Weight Watchers Sheds Earnings

Shares of Weight Watchers have plummeted 70 percent in advance of the company’s Q4 earnings report. Analysts expect the stock to continue to decline, which doesn’t bode well for the changes it has undergone in the last couple of years.

Brand ambassador Oprah Winfrey’s stock most definitely took a plunge according to reports, losing about $560 million.

JPMorgan Chase downgraded the stock first in January and then again in February after some analytics showed that WW daily active users had plunged a whopping thirty-five percent through February 15th. Subscriber numbers were disappointing as well. While third-quarter memberships rose 25 percent from the year before, they only hit 4.2 million, lower than the 4.5 million members the company reported in the second quarter.

Kate Hudson joins Weight Watchers

Weight Watchers (WW) announced that Kate Hudson, actress and co-founder of popular online clothing company Fabletics, will be its newest brand ambassador.

Hudson will be part of the company’s global marketing campaign “For Every Body” alongside Oprah Winfrey. The campaign is part of the company’s overall shift from a diet company to a “wellness” brand, focusing on what motivates people to want to lead healthier lives. This particular campaign will share the personal journeys of people with varying goals, whether it’s getting back into a fitness routine after a pregnancy or feeling more energetic, along with what approach works best for them. Hudson will share her experiences and encourage people to also share their stories for why they want to get healthy in 2019.

"Our members are the heart of our brand. It's inspiring to hear their real life stories and the reasons they want to get healthy – what they call #MyWhy," said Gail Tifford, Chief Brand Officer, WW in a press release. "What's interesting is that we've found many of these 'whys' are universal. Whether you want to get healthy for your children or for yourself, whether you want to feel confident in a wedding dress or feel empowered on the first day of a new job..."

Ancestry DNA Traits

AncestryDNA is growing its services beyond offering a glimpse at your genetic makeup through at-home DNA testing. Now, it wants to offer you a deeper look at why you have certain traits, like a cleft in your chin or a distaste for cilantro, and how that connects you to others in your genetic line.

AncestryDNA Traits is an interactive platform that customers can purchase for $9.99 that allows you to see up to 18 different traits you’ve inherited that you can share with other members of your family. You can purchase this separately as long as you’ve already completed an Ancestry DNA test.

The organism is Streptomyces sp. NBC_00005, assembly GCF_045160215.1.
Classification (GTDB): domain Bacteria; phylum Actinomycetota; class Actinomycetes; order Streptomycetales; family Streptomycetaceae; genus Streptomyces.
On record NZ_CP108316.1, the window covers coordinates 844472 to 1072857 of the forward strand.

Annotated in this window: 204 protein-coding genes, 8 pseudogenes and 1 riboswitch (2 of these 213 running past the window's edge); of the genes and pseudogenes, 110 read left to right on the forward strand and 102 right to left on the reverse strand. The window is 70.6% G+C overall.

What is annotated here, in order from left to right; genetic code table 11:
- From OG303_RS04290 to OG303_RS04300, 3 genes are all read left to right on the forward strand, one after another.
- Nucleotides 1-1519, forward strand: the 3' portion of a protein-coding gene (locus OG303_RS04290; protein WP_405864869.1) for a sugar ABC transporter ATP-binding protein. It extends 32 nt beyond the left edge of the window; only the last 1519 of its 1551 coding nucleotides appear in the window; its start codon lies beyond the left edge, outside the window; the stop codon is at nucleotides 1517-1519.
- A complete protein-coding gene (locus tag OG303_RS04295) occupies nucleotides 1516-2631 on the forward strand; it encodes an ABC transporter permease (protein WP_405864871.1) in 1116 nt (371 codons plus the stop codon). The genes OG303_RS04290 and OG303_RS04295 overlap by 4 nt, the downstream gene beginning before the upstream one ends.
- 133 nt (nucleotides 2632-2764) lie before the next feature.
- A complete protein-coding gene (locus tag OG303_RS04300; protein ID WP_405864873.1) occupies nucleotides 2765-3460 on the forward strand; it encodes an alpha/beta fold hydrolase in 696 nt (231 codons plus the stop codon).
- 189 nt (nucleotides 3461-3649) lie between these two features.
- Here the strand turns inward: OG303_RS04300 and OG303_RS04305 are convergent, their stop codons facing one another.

If you’ve wondered why you have green eyes when the rest of your family has brown eyes, this might provide some insight. Traits such as hair color, skin pigmentation, eye color, and even iris patterns can run in a family and connect to your ethnic origins. Your eye color can be traced to your genetic heritage through an interactive map with the new service. For instance, you can see if your green eyes are common among people with Irish ancestry. Or if you think cilantro tastes like soap, you can also trace this back to your genetic makeup.

Blue Apron partners with Weight Watchers

Blue Apron announced in January that it has partnered with Weight Watchers to offer a WW Freestyle menu to its customers. The stock market responded and Blue Apron saw a surge in its value shortly after the news, but investors still remain cautious.

According to a company press release, Blue Apron customers will be offered a rotating selection of recipes weekly that are “inspired by the WW Freestyle program.” The Blue Apron team designed the recipes in collaboration with WW nutrition experts to bring healthy options to its customers. The recipes will be trackable through the WW app, and each recipe will display its SmartPoints value per serving. (Servings include pre-proportioned ingredients designed for two people.)

FDA Approval

This October, DNA testing company 23andMe was granted FDA approval for offering health reports to consumers that lets them see how their bodies process medication.

According to Business Insider, the new tests identify which genes are involved in breaking down heart medication and antidepressants, for example. These types of tests normally require psychiatrists and doctors to get involved, though they can be purchased via genetics-testing kits and pharmacies like Albertsons. These tests can run from $250 to upwards of $750 normally, but with 23andMe results are cheaper and don’t require a doctor to obtain.

A health and ancestry report for 23andMe currently costs $199.

This fall, DNA testing company Ancestry unveiled a new reporting system that provides a deeper, more detailed look at customers’ ethnic origins.

The new reports provide a more precise breakdown of a person’s ethnic makeup. The company developed a new algorithm that analyzes longer segments of genetic information, and in combination with its growing database of customers, Ancestry has a more comprehensive reference panel that allows them a better understanding of genetic diversity.

For example, “Scandinavia” will now be more clearly broken down as Norway and Sweden. Asia East will be broken down into smaller regions: Japan, Korea, Northern China, China, Southeast Asia – Dai (Tai), Southeast Asia – Vietnam, and Philippines).